Heavy industry – definition and meaning

Heavy industry refers to businesses that require a huge capital investment in large machinery. For example, the steel industry is part of the heavy industry sector. So too are the automotive, petroleum, and mining industries. Heavy industries use big machines to produce either large objects or raw materials.

The word ‘heavy’ in the term refers to either the items the giant plants produce or the machinery they use.

We also use the term when talking about industries that destroy our forests or pollute the environment.

The Financial Times’ glossary of terms, ft.com/lexicon, has the following definition of the term:

“Industry that produces capital equipment and other heavy or bulky goods, normally using heavy raw materials – for instance, the steel and shipbuilding industries.”

Heavy industry contrasts with light industry, which does not use large machine tools and giant buildings. Also, light industry companies do not have complex or numerous processes to produce their goods.

Heavy Industry definition
During the Industrial Revolution, heavy industry developed in Europe and North America. Then it emerged in Japan, and later in South Korea. During the last quarter of the 20th century, much of it shifted to China. Now, it is beginning to spread elsewhere.

Heavy industry in the supply chain

The majority of heavy industries sell their goods to other customers. Those customers are usually also industrial companies. However, the automotive industry is an exception. Car companies sell their goods to end users as well as other businesses.

In many cases, heavy industries form part of the supply chain of other goods. Consequently, they are the first to register rising sales when overall demand in the economy increases. Demand, in economics, refers to a measure of desire to purchase goods or services.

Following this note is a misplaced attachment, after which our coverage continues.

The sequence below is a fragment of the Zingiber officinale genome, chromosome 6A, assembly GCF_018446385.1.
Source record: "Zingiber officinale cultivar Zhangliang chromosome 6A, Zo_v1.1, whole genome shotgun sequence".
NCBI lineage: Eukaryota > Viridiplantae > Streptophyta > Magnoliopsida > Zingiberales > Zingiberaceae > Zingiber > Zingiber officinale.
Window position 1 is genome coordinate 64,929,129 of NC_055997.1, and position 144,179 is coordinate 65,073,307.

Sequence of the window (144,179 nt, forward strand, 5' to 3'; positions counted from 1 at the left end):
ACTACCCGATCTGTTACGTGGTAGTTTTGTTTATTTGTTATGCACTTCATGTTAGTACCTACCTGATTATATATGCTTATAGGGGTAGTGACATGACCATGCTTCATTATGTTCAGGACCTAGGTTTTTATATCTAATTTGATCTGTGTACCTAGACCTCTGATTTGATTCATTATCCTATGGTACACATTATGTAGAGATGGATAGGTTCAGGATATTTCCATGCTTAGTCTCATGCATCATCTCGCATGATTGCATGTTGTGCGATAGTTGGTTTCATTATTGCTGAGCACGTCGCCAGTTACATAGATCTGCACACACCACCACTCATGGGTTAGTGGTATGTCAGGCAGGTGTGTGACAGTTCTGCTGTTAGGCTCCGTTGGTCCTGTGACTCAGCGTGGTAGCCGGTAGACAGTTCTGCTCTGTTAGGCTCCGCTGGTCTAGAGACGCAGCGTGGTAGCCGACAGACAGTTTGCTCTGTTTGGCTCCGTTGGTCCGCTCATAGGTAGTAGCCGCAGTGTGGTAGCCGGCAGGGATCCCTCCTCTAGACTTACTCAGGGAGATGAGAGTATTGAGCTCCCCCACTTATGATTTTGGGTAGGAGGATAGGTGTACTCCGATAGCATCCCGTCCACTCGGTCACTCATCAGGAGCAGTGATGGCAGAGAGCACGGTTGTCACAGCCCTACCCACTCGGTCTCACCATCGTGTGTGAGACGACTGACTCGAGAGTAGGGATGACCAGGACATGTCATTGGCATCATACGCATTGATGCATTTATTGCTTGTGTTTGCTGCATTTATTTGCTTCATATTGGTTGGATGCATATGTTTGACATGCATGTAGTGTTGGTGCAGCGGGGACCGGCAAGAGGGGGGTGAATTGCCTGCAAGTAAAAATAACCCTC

According to Wikipedia:

Transportation and construction along with their upstream manufacturing supply businesses have been the bulk of heavy industry throughout the industrial age, along with some capital-intensive manufacturing.”

Heavy industry evolution

Since the middle of the 19th century, the heavy industry landscape has changed.

From the mid-19th century to the early twentieth century, heavy industries included the production of artillery and locomotives. Steelmaking, machine tool building, and heavier types of mining were also common during that period.

Since the early twentieth century, the electrical and chemical industries have developed. Both industries use components of heavy and light industry. Aircraft and vehicle makers also use heavy and light industry.

When steel replaced wood, shipbuilding became a heavy industry too.

Heavy industry – an economy’s secondary industry

Heavy industry is a section of a typical economy’s secondary industry. It tends to be more capital-intensive and less labor-intensive than other industries.

You can also buy more heavy-industry goods than light-industry goods for the same amount of money. In other words, for $1 you can buy more steel than smartphones.

Video – heavy industry: aluminum smelting

This Technology Solutions video shows the technology and machinery that support the aluminum (British: aluminium) smelting process. It is a complex process for separating aluminum from the ore raw materials.